We all know frequent flyer schemes are designed to reward you with free flights and other perks for your brand loyalty. They do this by trying to keep you spending within their scheme so that you can earn rewards. The truth though, is that you will need to spend vast amounts more than the value of the rewards you become entitled too from the airlines.
One of Australia’s leading financial comparison websites, Creditcardfinder.com.au, conducted research aimed at uncovering the truth behind these schemes to find out whether they do actually offer good value or not. In the report containing their findings, 41 personal credit cards that collected either Qantas or Velocity flyer points were evaluated. The findings, which to many wouldn't have been that surprising, suggested that instead of rewarding you, they may actually be burning a hole in your pocket.
Michelle Hutchison, money expert at creditcardfinder.com.au tells us that there is no secret about Australians who love something for nothing. Especially when credit cards are concerned. Although, upon casting her keen eye over frequent flyer schemes, she was quick to point out there’s more (or arguably less in this case) to them than first meets the eye.
Credit cards from these kinds of schemes promise the world, such as Qantas or Velocity who offer points for every dollar spent. As these points accumulate, the hope is that you can offset them against the cost of flights, gift cards and even receive free flights altogether.
After the 41 credit card reward programs had been analysed, it turned out that the amount of money spent versus the value received was not particularly good. To receive a Myer gift card worth $100, for example, a customer would need to spend a total of $21,961. This research was based on using a VISA or MasterCard credit card to earn points for Velocity of Qantas. But, bear in mind that this expenditure doesn’t include annual fees, which cost on average $204 and can be as much as $700.
In most cases consumers are better off cashing in their points against flight costs. This provides far better value for your points. The only trouble is, cheaper airlines charge considerably less for flights. So ultimately, you would often tend to save more money simply flying with a cheaper airline than if you used all your points to reduce the cost of a flight on either or the two afore mentioned airlines.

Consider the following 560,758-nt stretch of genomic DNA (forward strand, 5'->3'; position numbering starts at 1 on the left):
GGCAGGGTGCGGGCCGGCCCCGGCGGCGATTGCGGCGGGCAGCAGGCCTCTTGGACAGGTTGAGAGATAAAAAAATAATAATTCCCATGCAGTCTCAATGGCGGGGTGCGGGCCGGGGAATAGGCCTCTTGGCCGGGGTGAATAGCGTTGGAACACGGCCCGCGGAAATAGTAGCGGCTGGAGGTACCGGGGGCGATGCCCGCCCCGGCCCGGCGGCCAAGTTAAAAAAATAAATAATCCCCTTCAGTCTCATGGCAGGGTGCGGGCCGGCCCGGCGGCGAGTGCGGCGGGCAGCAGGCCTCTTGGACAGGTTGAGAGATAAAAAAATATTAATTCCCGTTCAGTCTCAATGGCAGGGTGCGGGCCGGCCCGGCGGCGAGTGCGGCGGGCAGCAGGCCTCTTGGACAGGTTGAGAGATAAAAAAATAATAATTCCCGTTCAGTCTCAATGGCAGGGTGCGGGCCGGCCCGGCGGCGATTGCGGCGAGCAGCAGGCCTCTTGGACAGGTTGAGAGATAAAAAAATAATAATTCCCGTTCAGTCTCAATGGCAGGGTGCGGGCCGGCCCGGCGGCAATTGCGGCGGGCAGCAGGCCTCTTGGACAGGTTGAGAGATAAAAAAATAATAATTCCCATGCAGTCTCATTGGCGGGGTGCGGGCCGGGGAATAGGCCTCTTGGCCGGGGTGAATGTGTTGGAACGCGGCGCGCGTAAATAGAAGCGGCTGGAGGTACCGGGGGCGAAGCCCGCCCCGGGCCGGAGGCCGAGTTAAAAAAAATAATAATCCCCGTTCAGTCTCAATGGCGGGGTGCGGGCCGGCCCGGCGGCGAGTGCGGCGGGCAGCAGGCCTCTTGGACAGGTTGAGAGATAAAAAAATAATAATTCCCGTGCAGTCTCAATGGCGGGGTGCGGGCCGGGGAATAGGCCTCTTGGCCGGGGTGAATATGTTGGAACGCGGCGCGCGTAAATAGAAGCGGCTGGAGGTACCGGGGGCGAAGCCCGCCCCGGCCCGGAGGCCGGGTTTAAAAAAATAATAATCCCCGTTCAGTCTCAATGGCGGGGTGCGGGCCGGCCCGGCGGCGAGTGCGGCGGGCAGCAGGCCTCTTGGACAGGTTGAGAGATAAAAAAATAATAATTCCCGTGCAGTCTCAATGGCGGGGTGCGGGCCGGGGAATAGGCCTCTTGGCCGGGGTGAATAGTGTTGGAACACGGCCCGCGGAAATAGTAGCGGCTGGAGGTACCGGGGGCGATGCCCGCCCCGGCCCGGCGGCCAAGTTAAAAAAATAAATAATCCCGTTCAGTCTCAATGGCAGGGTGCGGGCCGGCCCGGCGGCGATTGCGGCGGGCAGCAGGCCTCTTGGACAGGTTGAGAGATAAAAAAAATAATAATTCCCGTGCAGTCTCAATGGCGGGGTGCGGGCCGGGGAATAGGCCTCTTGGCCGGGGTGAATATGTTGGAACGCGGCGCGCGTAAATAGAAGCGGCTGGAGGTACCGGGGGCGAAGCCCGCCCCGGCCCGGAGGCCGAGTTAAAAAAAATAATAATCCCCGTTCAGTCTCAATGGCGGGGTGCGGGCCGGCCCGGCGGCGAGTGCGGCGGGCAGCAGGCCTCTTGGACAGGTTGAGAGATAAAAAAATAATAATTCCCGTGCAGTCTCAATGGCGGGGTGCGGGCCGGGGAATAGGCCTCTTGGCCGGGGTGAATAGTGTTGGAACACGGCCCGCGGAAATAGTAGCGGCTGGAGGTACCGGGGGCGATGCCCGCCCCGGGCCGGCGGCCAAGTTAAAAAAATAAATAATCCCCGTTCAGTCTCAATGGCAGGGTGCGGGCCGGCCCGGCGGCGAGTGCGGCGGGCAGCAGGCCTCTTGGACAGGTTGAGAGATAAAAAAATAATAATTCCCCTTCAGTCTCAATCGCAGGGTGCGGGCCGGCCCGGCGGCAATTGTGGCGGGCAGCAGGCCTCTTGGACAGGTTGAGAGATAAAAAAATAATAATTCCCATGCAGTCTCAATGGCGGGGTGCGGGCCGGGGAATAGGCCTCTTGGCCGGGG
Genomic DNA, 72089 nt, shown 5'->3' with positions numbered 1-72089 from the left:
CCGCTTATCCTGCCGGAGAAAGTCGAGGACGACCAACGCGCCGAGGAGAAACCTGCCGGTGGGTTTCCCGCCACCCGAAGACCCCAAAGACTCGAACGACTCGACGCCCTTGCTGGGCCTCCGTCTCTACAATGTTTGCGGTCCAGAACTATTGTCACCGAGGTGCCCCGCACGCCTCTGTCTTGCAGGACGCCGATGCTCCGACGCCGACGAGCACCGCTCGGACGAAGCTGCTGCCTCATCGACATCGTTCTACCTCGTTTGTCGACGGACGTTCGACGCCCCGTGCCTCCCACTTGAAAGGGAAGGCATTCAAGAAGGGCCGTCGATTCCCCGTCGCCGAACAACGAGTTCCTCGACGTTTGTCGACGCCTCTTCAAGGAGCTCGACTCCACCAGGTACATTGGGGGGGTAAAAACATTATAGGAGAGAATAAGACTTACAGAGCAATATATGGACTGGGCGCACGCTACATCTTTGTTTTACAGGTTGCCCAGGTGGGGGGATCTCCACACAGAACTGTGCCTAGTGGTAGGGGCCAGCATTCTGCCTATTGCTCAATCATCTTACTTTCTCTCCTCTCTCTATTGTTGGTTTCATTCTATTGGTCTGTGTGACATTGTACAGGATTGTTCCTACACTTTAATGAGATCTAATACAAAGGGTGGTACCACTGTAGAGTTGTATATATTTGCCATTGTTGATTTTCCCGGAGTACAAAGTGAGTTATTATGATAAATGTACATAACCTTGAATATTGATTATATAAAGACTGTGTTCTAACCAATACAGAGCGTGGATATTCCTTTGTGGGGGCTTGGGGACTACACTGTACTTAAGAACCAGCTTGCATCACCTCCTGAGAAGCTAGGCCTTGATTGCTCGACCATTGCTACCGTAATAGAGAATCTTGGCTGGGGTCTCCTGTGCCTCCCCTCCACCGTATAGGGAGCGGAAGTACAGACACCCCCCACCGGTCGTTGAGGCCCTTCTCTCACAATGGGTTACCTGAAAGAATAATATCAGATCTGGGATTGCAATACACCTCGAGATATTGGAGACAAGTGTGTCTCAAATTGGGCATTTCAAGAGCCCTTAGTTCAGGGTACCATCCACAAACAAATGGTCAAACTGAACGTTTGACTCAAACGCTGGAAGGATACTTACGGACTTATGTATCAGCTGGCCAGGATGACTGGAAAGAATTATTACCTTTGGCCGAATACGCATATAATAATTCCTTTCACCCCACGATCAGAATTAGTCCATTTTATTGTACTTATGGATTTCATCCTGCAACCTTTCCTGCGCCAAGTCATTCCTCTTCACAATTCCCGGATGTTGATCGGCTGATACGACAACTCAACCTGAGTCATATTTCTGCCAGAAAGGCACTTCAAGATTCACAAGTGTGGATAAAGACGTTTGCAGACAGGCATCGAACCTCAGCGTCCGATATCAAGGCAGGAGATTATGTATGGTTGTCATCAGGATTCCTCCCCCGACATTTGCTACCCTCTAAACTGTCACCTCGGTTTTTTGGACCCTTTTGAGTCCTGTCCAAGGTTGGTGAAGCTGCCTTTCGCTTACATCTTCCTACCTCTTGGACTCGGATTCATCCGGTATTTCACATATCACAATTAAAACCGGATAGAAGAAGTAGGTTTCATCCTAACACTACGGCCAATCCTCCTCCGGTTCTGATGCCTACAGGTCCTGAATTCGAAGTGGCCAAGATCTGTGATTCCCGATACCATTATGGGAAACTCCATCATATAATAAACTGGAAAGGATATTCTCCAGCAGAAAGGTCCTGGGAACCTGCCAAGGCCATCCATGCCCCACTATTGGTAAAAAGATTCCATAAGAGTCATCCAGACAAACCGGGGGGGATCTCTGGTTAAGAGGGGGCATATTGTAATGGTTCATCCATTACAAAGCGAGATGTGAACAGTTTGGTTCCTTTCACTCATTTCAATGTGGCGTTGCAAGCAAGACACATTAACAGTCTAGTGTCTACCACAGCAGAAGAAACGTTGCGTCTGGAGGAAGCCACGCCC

“To get any value back from these cards, you need to spend a minimum of $15,179 per year,” said Mrs Hutchison.
If you have an Amplify Classic credit card from either St. George Bank, Bank SA or Bank of Melbourne, this would provide the best value for the lowest spend. Finder stated that this is directly related to their low annual fees of $79. So in total, to begin receiving value back from these cards, you need to spend $15,100, plus the annual fees of $79, to receive the $100 gift voucher. This would in effect give you $21 of received value.
The cheapest way to earn value from these schemes is the NAB Qantas Rewards American Express card. Here you would need to spend $15,165, to which you'd add an annual fee of $65 and you’ve earned your $100 gift card. Ultimately giving you $35 of value.
Which One Provides the Most Value?
Mrs Hutchison went into detail to explain which cards would work out best if you were to spend wisely. For example, if you spend $3,000 per month on your card ($36,000 p/a) the best value card would be the Amplify Classic credit card from St George Bank, Bank SA or Bank of Melbourne. This is because you would earn two $100 gift cards, minus your $65 annual fee, to equal a $135 of value received.
For American Express frequent flyers, if you were to spend the same amount ($3,000 p/month), then you would get the best value from a Qantas American Express Discover card. With this card you be rewarded with $200 of gift vouchers, but due to the absence of annual fees, it would appear that you get to keep $200 of value. What you need to be aware of though, is that you'll need to buy a Qantas membership which allows you to earn the points. This in turn costs $89.50, resulting in your net value received totalling $110.50.
Tom Godfrey from Choice (a consumer advocacy group) warned that rewards programs are mostly designed in a way to trick consumers into not shopping around for better deals. This is achieved by making them believe that they're getting the best value for money and biggest savings long term when keeping their expenditure within a flyer scheme.
“Big brands like them because they lock consumers into their retail networks and they are extremely profitable,” explained Mr Godfrey.
What these types of schemes represent in reality, is generally in contrast to our objectives on Buckscoop - which include showing our community how to uncover the hidden value behind offers as well as knowing which are genuinely good value and which are just over-hyped marketing/sales pitches of little substance. From the findings of the report discussed above, it seems to be clear that a substantial outlay is required before any sort of meaningful reward from these schemes is achievable. This, by Buckscoop's definition, does not offer customers good value for money in the true sense of the word. As such, our advice is to rather shop around for cheaper flights than bend your schedule and extend your budget in order to accommodate these often less-than-accommodating frequent flyer schemes.